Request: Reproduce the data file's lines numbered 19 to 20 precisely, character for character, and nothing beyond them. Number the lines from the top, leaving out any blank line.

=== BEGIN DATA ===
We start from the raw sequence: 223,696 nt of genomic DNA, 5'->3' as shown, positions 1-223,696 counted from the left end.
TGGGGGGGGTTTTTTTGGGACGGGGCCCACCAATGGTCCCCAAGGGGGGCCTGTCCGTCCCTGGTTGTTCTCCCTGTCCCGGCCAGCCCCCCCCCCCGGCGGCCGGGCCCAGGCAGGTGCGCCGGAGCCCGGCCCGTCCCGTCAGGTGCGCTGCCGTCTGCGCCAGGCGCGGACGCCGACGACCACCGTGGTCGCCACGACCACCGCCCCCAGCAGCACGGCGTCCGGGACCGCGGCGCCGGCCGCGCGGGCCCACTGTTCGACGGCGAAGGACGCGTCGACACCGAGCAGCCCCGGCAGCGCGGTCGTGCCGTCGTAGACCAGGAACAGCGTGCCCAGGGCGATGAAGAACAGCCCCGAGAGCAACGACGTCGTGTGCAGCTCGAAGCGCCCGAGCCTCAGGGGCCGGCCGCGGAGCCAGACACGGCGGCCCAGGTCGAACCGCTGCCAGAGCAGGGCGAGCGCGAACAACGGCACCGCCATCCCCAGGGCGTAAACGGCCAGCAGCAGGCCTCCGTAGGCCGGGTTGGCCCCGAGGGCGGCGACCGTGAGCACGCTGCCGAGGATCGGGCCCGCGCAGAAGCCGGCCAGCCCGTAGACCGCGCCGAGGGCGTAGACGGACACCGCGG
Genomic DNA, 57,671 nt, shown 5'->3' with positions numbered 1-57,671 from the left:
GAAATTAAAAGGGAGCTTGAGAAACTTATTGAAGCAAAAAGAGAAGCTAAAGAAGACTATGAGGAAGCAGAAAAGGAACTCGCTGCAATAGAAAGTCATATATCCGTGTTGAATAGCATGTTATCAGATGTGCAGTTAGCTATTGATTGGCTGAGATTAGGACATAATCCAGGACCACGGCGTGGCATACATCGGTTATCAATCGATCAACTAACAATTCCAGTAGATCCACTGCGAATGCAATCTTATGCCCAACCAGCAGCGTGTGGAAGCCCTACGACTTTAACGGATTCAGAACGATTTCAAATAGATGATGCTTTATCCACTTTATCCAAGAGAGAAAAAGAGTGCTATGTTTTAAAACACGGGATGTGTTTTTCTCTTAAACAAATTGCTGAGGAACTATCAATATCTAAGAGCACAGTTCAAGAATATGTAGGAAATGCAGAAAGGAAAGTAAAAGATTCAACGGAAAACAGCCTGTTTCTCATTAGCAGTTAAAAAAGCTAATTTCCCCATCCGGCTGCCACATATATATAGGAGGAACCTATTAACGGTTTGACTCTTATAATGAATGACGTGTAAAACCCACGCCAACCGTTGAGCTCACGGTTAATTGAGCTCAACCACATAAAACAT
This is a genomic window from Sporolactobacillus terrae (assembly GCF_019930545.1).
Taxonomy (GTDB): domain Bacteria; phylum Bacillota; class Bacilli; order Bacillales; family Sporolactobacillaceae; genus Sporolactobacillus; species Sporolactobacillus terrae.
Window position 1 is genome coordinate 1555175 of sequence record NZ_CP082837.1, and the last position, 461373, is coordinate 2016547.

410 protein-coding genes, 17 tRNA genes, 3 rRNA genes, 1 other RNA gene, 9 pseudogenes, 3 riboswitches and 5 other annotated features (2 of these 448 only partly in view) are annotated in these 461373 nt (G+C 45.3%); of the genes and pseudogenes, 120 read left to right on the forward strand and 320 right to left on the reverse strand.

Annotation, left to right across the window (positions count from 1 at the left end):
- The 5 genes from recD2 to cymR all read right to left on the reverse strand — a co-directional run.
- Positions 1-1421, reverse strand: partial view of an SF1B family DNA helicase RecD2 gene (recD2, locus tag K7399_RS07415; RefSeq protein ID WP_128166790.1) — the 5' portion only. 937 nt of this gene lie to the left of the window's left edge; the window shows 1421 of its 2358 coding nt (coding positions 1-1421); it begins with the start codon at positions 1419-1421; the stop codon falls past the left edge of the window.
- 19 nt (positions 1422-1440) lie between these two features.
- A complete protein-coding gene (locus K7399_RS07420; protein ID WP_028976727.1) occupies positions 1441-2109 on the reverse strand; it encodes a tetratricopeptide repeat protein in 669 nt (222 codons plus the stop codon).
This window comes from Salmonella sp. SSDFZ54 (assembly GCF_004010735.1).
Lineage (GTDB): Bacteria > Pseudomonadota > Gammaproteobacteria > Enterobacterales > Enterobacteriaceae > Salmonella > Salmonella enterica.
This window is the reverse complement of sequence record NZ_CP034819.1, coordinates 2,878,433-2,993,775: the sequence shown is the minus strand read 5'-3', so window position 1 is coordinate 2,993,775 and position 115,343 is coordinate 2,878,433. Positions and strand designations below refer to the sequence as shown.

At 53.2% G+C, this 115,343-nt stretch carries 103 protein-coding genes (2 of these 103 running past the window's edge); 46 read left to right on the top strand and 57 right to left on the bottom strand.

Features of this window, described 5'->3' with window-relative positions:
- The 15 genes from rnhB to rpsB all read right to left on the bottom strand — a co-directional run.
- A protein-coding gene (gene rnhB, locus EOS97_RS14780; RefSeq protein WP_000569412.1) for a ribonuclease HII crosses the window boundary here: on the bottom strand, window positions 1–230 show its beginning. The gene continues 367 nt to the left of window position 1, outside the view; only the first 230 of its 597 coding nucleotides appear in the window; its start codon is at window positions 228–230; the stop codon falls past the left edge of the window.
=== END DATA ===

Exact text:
- The 15 genes from rnhB to rpsB all read right to left on the bottom strand — a co-directional run.
- A protein-coding gene (gene rnhB, locus EOS97_RS14780; RefSeq protein WP_000569412.1) for a ribonuclease HII crosses the window boundary here: on the bottom strand, window positions 1–230 show its beginning. The gene continues 367 nt to the left of window position 1, outside the view; only the first 230 of its 597 coding nucleotides appear in the window; its start codon is at window positions 228–230; the stop codon falls past the left edge of the window.